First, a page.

bells, As slow upon

the labouring wind the royal blazon swells. Look how the Lion of the sea lifts up his ancient

crown, And underneath his deadly paw treads the gay lilies

down ! So stalked he when he turned to flight, on that famed

Picard field, Bohemia's plume, and Genoa's bow, and Cæsar's eagle

shield: So glared he when at Agincourt in wrath he turned to

bay, And crushed and torn beneath his claws the princely

hunters lay.

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THE SPANISH ARMADA.

Ho! strike the flagstaff deep, sir knight: ho! scatter

flowers, fair maids : Ho! gunners, fire a loud salute: ho! gallants, draw

your blades:

Thou sun, shine on her joyously-ye breezes, waft her

wide;

Our glorious SEMPER EADEM—the banner of our pride.

THE SAME CONTINUED.

The freshening breeze of eve unfurled that banner's

massy fold,

The parting gleam of sunshine kissed that haughty scroll

of gold; Night sunk upon the dusky beach, and on the purple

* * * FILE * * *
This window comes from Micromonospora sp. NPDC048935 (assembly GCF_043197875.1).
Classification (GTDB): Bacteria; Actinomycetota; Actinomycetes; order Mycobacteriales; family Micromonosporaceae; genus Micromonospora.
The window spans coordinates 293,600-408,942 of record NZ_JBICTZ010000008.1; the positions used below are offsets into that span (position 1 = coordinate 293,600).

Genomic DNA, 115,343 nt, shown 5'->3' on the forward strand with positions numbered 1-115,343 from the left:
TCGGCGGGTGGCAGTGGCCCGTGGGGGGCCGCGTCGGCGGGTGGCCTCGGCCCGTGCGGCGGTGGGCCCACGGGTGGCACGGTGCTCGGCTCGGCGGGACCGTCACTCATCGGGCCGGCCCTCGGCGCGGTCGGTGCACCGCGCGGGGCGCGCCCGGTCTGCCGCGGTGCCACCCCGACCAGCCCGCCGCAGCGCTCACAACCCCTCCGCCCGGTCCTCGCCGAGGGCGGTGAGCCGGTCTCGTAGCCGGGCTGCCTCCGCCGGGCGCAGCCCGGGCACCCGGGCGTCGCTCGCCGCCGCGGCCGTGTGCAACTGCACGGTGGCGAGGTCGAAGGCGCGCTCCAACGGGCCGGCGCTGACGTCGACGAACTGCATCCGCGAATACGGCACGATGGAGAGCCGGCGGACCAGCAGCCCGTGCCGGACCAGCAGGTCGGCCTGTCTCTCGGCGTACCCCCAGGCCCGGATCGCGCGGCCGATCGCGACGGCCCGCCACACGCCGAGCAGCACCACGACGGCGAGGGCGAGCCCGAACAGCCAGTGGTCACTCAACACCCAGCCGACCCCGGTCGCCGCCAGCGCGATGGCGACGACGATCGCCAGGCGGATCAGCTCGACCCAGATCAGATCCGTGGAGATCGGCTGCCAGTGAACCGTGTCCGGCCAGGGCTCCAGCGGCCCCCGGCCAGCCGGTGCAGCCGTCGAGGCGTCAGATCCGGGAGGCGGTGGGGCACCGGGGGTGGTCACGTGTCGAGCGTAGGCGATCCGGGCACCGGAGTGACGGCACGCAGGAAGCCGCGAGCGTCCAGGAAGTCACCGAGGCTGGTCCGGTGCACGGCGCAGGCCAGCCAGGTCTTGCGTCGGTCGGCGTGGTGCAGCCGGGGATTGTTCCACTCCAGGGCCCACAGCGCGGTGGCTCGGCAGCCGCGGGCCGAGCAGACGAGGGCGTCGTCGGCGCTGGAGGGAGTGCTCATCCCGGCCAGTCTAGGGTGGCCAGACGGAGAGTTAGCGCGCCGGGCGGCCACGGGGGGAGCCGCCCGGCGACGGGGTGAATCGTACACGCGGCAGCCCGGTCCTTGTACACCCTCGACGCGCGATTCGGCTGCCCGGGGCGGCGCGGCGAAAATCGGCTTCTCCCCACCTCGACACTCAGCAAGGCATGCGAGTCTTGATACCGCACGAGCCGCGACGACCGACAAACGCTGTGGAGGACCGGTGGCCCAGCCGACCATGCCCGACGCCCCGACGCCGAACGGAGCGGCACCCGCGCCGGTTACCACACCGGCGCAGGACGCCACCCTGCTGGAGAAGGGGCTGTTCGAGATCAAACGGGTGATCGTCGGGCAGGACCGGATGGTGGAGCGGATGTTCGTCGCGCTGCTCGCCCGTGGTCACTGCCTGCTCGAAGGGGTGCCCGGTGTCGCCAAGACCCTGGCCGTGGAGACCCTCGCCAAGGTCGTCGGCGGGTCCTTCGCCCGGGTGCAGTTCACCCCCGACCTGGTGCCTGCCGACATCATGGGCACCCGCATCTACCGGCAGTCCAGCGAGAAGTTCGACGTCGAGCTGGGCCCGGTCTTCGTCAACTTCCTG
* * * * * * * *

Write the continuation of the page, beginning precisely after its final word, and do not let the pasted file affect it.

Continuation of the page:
sea

Such night in England ne'er had been, nor e'er again

shall be. From Eddystone to Berwick bounds, from Lynn to

Milford bay, That time of slumber was as bright and busy as the day; For swift to east and swift to west the warning radiance

spread; High on St. Michael's Mount it shone—it shone on

Beachy Head. Far on the deep the Spaniard saw, along each southern

shire, Cape beyond cape, in endless range, those twinkling

points of fire; The fisher left his skiff to rock on Tamar's glittering

waves, The rugged miners poured to war from Mendip's sunless

caves.

O'er Longleat's towers, o'er Cranbourne's oaks, the fiery

herald flew; He roused the shepherds of Stonehenge, the rangers of

Beaulieu :